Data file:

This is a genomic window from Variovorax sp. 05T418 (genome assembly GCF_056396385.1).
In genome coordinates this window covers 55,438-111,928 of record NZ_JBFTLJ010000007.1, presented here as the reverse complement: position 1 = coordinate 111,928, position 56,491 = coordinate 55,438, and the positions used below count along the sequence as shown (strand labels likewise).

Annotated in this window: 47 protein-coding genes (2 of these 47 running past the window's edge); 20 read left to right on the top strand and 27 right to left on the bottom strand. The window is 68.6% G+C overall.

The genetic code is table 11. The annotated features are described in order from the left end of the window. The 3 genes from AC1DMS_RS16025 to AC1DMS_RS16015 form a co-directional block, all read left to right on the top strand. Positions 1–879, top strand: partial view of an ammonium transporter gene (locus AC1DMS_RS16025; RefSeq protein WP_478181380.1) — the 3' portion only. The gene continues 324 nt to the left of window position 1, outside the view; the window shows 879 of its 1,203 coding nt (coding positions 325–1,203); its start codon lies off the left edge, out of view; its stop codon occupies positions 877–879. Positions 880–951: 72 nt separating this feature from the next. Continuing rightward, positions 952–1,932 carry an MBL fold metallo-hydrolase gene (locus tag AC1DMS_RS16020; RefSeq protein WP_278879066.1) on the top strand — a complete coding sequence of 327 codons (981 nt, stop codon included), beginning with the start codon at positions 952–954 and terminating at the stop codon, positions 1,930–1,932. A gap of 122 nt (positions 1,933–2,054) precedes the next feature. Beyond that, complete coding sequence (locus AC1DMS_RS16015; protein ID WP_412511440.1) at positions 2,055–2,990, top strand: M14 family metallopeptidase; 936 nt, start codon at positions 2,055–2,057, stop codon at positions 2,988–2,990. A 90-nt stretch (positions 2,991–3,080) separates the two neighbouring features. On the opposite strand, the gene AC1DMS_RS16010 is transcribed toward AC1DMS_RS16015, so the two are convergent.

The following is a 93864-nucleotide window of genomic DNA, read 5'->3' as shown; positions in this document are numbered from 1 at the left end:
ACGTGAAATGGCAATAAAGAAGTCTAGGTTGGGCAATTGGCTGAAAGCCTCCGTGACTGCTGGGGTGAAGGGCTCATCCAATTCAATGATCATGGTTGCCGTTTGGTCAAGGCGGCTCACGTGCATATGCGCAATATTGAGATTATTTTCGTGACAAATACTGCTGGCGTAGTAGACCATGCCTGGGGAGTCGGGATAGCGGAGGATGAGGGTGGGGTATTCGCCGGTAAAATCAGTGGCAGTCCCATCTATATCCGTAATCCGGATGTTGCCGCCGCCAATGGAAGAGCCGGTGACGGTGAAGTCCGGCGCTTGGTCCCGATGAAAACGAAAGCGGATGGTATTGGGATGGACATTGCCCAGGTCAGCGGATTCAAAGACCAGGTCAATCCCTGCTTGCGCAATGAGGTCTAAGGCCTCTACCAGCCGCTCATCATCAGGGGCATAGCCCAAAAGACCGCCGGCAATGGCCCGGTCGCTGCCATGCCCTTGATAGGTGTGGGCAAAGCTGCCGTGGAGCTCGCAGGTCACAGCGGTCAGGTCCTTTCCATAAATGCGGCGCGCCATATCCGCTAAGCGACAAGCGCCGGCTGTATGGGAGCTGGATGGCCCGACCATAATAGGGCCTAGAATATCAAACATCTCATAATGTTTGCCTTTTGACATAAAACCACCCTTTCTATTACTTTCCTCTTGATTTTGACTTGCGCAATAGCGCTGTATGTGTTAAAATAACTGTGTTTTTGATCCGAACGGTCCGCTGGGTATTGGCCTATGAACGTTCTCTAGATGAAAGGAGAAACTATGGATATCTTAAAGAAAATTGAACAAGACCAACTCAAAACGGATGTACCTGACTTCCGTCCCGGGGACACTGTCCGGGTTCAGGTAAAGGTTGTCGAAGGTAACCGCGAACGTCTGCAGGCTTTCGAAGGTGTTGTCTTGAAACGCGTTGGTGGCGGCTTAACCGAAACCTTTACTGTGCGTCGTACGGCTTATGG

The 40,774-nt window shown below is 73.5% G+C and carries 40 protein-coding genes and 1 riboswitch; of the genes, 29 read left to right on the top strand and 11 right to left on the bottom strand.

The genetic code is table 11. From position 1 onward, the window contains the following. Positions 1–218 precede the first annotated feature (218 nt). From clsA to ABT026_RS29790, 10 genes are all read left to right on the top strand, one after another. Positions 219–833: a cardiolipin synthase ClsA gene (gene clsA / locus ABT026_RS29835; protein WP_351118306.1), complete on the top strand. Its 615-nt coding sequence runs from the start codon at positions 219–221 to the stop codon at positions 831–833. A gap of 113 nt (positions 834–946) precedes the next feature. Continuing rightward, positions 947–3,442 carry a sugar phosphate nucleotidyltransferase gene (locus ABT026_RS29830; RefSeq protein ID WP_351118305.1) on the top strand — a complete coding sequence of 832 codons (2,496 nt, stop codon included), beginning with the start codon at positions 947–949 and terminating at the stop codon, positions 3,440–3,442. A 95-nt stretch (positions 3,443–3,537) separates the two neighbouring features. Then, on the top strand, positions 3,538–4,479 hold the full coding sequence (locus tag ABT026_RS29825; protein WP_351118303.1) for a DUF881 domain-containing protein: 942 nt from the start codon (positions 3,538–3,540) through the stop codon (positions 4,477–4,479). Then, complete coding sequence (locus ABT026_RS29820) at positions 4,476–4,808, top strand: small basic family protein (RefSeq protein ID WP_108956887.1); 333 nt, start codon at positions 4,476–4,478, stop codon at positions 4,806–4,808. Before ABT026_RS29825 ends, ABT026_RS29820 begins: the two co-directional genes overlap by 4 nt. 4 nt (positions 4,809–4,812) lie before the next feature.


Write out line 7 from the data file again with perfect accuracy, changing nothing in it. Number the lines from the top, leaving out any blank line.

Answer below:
The 40,774-nt window shown below is 73.5% G+C and carries 40 protein-coding genes and 1 riboswitch; of the genes, 29 read left to right on the top strand and 11 right to left on the bottom strand.